These are not views consistent with Mayor Bloomberg's assertion: "The bottom line is if we had fewer guns, we would have a lot fewer murders." Police generally understand that too often the laws disarm law-abiding citizens, not criminals, and thus make it easier for criminals to commit crime. Police are extremely important for reducing crime, but they know that virtually always they arrive at the crime scene after the crime has been committed. When victims face a criminal by themselves, guns are critical for self-defense.
Mr. Bloomberg's claims about guns are mere hypotheticals, apparently based on guesses and little knowledge of what happens in real life. He also uses inaccurate, scaremongering terminology that suggests he doesn't even understand how guns operate.
He seems to dismiss the idea of letting people defend themselves when he speculates that if concealed-handgun permit holders had been present at the Colorado attack, the crossfire between permit holders and the killer would have been even worse than the mass shooting itself. But we have the evidence of multiple occasions when mass shootings were prevented by civilians.
One incident took place at the New Life Church in Colorado Springs in December 2007. There were 7,000 people inside when an armed man came on the church's property and began shooting, killing two people and wounding others. What stopped him was a parishioner who had permission to carry her permitted concealed weapon on church property.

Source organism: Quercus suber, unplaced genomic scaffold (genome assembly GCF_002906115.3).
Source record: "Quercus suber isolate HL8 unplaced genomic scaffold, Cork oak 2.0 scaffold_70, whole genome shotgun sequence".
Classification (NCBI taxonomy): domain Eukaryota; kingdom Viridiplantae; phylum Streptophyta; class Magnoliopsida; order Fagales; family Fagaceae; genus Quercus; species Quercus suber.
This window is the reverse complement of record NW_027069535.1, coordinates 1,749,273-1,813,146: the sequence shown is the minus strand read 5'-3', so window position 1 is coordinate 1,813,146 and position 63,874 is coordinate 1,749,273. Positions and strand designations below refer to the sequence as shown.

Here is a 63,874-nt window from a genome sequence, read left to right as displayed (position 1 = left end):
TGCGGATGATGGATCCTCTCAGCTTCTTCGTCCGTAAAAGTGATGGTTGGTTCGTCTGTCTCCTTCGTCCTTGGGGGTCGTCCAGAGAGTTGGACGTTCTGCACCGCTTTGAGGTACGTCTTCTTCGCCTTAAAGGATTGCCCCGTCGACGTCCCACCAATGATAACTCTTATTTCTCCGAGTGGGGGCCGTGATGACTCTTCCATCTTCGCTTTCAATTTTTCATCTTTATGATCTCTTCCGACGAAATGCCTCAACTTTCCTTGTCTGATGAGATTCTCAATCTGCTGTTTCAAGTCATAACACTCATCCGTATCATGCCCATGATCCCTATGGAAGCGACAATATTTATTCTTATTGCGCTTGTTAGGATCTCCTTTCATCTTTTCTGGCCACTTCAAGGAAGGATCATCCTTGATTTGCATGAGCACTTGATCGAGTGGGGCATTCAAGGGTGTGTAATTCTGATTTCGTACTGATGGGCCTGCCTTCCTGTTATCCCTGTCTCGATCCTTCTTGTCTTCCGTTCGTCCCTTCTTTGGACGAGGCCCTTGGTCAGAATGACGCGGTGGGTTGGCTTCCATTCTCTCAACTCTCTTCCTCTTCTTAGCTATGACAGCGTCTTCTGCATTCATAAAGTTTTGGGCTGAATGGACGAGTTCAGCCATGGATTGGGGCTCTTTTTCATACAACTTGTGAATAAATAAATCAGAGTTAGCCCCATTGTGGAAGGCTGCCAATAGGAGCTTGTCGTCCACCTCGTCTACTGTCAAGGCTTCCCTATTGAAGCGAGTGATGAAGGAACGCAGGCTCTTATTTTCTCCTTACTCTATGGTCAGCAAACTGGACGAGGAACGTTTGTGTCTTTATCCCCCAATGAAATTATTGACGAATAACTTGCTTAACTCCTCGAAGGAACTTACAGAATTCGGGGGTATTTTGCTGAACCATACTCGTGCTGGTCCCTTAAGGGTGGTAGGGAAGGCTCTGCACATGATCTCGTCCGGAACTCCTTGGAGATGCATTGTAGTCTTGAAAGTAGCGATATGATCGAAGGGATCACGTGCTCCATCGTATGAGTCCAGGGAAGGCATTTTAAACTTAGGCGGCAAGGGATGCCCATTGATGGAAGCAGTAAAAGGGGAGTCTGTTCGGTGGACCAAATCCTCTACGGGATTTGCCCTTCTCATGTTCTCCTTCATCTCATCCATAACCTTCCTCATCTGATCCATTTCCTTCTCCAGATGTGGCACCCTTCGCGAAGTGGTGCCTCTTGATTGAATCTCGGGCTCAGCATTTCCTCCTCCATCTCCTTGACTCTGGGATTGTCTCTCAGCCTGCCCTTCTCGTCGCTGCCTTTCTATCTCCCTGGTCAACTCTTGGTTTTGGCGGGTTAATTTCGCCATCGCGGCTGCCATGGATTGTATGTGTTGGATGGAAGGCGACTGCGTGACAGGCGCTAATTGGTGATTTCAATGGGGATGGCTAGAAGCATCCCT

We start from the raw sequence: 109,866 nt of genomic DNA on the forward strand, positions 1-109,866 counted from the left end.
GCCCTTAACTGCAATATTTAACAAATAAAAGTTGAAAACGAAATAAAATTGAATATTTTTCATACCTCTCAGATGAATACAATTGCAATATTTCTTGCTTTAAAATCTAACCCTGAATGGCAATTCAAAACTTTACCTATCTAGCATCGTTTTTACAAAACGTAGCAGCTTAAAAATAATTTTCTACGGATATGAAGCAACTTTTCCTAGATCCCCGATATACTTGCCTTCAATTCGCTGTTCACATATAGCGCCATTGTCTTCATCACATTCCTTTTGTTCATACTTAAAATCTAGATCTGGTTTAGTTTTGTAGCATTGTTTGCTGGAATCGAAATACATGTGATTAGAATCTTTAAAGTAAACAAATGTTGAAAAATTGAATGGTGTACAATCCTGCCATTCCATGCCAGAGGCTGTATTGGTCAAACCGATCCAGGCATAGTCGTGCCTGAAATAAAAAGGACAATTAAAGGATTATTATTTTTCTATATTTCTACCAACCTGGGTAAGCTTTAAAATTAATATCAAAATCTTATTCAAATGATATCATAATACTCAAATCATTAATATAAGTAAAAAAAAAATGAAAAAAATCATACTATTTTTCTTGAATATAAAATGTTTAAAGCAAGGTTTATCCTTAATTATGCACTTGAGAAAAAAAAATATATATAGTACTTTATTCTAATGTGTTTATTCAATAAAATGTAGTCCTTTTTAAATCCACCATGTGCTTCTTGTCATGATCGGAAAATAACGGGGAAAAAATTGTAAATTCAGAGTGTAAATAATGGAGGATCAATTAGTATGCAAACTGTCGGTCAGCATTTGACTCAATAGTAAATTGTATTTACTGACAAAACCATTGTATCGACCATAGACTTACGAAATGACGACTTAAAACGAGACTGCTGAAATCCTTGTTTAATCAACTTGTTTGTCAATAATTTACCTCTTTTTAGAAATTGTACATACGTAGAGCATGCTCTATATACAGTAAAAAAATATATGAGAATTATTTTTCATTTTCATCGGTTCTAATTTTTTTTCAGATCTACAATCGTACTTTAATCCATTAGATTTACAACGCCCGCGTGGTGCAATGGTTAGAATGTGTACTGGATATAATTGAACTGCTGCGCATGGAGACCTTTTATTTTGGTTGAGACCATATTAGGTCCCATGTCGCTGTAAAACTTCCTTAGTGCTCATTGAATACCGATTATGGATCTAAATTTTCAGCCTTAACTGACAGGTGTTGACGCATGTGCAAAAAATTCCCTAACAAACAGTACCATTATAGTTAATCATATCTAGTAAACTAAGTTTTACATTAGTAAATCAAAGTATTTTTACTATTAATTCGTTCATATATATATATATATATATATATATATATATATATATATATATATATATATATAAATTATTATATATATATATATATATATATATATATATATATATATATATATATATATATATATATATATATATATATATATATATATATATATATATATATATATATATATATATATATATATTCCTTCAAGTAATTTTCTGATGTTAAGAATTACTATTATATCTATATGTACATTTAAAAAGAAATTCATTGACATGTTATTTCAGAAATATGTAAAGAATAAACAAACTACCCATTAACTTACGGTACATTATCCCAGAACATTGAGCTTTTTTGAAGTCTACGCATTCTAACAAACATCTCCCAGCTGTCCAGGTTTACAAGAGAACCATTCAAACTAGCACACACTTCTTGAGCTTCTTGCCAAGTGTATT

Despite this and other incidents—preventing shootings in schools, a mall and other public places—there is no case on record of a permit holder accidentally shooting a bystander.
Mr. Bloomberg keeps pushing for renewing the federal ban on assault weapons, which expired in 2004 after being enacted during the Clinton administration in 1994. What the mayor ignores is that no published peer-reviewed research by criminologists or economists—even that funded by the Clinton administration itself—found reductions in violent crime from the 1994 ban. It is particularly noteworthy that the law's sunset in 2004 was not followed by the bloodbath that Mr. Bloomberg and so many others predicted.